Necessary Proof by Camy Tang

Suspense Book

Book reviews are subjective. I tend to rate books not according to how “perfect” they are, seem to be, or are said to be in general but rather to how perfect they are to me.

3 Stars

Light orange book cover shows the serious hero and heroine facing in opposite directionsNecessary Proof by Camy Tang

My rating: 3 of 5 stars

Alex has gone after a meth-producing gang, and now he’s being framed for the death of a cop. The evidence on an encrypted laptop can prove his innocence, but he’ll need the help of a software engineer, Jane, before the gang can take back the laptop—and possibly take Alex’s and Jane’s lives in the process—in Necessary Proof by author Camy Tang.

Nope, I haven’t read any of the other books in this ChristFic romantic suspense series. Though there was some background that might have made more sense and some names mentioned I might have cared about if I’d read some of the preceding books, the main story here made quite enough sense on its own for me to appreciate it.

While some of the events and emotional development felt rushed, I found the story intriguing, with a fitting mix of dialogue and action, and a journey of faith runs through it. An enjoyable way to spend a relatively short amount of time.

Sonoma Series

Go to Nadine's Books of Hope and Inspiration

Making Isaac Hunt by Linda Leigh Hargrove

Suspense Book

Book reviews are subjective. I tend to rate books not according to how “perfect” they are, seem to be, or are said to be in general but rather to how perfect they are to me.

4 Stars

Book cover shows a serious light-skinned African American man with blue eyes above a flat southern landscape with treesMaking Isaac Hunt by Linda Leigh Hargrove

My rating: 4 of 5 stars

Description: At his grandfather’s deathbed, Isaac Hunt learns his parents aren’t really his parents. Reeling from betrayal and armed with only his birth mother’s name and the city where she last lived, Isaac goes in search of her and the truth about his past. His odyssey takes him deep into the south, where racism still rules the small town of his birth—and where more than one person does not want Isaac to uncover the truth about who he is.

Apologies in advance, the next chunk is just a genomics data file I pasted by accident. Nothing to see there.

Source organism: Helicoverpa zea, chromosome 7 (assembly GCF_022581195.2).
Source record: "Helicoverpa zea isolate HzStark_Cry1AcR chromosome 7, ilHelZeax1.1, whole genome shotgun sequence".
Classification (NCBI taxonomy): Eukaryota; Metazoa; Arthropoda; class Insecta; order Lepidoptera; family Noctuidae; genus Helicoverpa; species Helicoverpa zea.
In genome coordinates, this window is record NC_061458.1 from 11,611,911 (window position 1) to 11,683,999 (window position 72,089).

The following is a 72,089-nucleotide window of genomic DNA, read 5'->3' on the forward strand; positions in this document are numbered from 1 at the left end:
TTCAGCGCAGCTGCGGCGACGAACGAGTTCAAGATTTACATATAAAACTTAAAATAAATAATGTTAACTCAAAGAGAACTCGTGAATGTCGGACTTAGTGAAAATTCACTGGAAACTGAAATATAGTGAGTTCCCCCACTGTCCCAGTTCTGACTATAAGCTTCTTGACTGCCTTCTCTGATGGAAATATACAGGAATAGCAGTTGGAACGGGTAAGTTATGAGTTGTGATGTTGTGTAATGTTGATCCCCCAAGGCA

My thoughts: While I’ve read romance novellas by Hargrove before, it was someone else’s inquiry about ChristFic suspense from diverse authors that prompted me to finally start the Isaac Hunt series.

This novel isn’t suspense in the sense of fast pacing or high action. Most of the story is rather contemplative, taking its time much like a literary novel. But the dark crime thread running through it does eventually reach a critical point for Isaac.

I don’t always get through books that take longer than about two chapters to give me more than a cursory sense of what’s going on and exactly why it matters. Although I felt like this novel spent a fairly significant amount of time speaking in riddles, something simmering, sometimes rumbling, just beneath the surface compelled me to keep reading. That and this author’s way with words, as I really like sharp phrasing and stirring descriptions that aren’t predictable for me.

There’s a scene where one of the villains sits and monologues to himself for a while, which can feel like a contrived way to reveal information to the reader. But that aside, this story’s evil characters aren’t caricatures. As for the emotion through the read, though I think the effect of Isaac’s tears could have been stronger if he had them in fewer scenes, I found the overall emotional development to be compelling.

I’m looking forward to continuing the series.

Note to my blog readers: While I read an earlier edition of this book where the N-word doesn’t appear, in the latest edition, the author includes a heads-up about her use of the slur. I understand various Black writers’ choices about whether or not they use the word in their works, and Hargrove also touched on the issue in her guest post on my blog some years ago.

Isaac Hunt Series

Go to Nadine's Books of Hope and Inspiration

The Sound of Light by Sarah Sundin

Historical Fiction

Book reviews are subjective. I tend to rate books not according to how “perfect” they are, seem to be, or are said to be in general but rather to how perfect they are to me. Revell provided me with a complimentary copy of this book for an honest review.

3 Stars

Book cover shows a blond-haired woman walking toward an empty seaside boat, while World War II era planes pass by in the cloudy skyThe Sound of Light by Sarah Sundin

My rating: 3 of 5 stars